Research-analysis software MarketSight unveiled new features to its solution yesterday, aimed at providing market-research analysts and business analysts with tools to manipulate data more easily. The solution targets users who don’t necessarily have the sophisticated training needed to operate more-advanced analytics engines such as SPSS or SAS, but who are still well beyond mere Excel spreadsheets. Delivered as on-demand software, implementations require less overhead, are much less expensive, and -- most important -- enable real-time data- and file-sharing, according to Michael DeNitto, president and chief executive officer of MarketSight.
The latest release includes the following highlights:
- MarketSight Navigator (all editions): introduces a more-streamlined interface that gives users flexibility in navigating the site;
- Market Research Portal (Enterprise edition only): allows the uploading of files -- and data of any type -- for sharing internally or with individual clients (each of which has its own portal to view and/or edit information);
- Academic Edition: provides students and teachers access to all the core functionalities of the professional and enterprise editions (albeit with smaller data-storage spaces) for a license fees of just $95 per year.
“In order to do business successfully today,” DeNitto says, “we find that it's a requirement to find out what your customers think of you.” Not surprisingly, the demand for -- and ease of creating -- surveys has unleashed a deluge of data. Companies are struggling to glean some insight from the responses, DeNitto says, but traditional tools are only really accessible for those who have the expertise to manipulate the software. With that in mind, he says, MarketSight hopes to open up statistical analysis to a broader group of users -- the line-of-business kind of employee, he says, who “doesn’t have deep expertise in statistics or market-research techniques.”
“Maybe one of the secrets of the [technology] industry is that [though it] has so much computing power behind it, it doesn't necessarily base its decisions on very rigorous analysis of the data,” says Tom Grant,
senior analyst for technology marketing at Forrester Research. A large part of the industry, he says, simply relies on "a gut feeling about where the market’s going." Despite what Grant calls MarketSight’s lesser degree of sophistication compared to the likes of SPSS and SAS, he says he believes its offerings more than meet the threshold of what many users are looking for. Even so, MarketSight’s particular appeal is its ability to automate certain functions, such as determining the appropriate statistical test for a specific set of data selected by a user. In fact, Grant adds, the software will “suggest as you go what sort of analysis you should do…not just what’s on the page right now.”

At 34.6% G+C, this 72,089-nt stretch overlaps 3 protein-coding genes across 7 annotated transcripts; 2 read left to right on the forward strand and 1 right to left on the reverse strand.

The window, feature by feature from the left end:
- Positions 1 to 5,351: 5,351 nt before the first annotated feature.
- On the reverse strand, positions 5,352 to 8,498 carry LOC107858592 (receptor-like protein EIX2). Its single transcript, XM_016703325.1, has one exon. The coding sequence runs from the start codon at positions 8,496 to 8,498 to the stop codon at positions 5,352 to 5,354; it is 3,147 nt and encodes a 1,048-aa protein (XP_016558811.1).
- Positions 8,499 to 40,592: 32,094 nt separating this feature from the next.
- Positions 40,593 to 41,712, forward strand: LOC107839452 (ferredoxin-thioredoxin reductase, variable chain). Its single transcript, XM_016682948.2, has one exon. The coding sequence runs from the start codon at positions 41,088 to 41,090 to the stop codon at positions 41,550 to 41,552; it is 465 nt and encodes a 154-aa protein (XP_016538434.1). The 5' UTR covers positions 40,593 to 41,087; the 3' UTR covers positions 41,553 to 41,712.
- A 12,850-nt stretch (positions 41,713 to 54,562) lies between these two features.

DeNitto says that MarketSight is one of only a few players in the software-as-a-service (SaaS) data-analysis space -- and he says that at least one of those others, Arizona-based WinCross, is merely creating Web-based versions of its traditional software, as opposed to having built an application native to SaaS. The goal, DeNitto says, is to have a client able to buy, run, and install MarketSight's software -- all without involving the technology department. An online training program -- led by DeNitto’s voice -- provides short videos that take users through all the key areas of the product.
MarketSight's Enterprise edition is more costly than Professional, but allows companies to customize with their logos and color schemes, as well as their own domain names. Companies also have access to application programming interfaces (APIs) that can be integrated with the source of data collection, automatically feeding data into the software, rather than having to upload that data separately.
Our view of technology, Grant says, is destined to shift away from information technology and toward enhancing the value of business technology. The real challenge facing MarketSight, he says, is getting organizations to see the need for doing this kind of analysis in the first place. “It’s the statistical analysis versus the hippo -- the person with the loudest voice,” Grant says. “A lot of organizations will be resistant because there will be people who will then lose decision-making power -- their assertive statements will be undermined by what the data suggests.”
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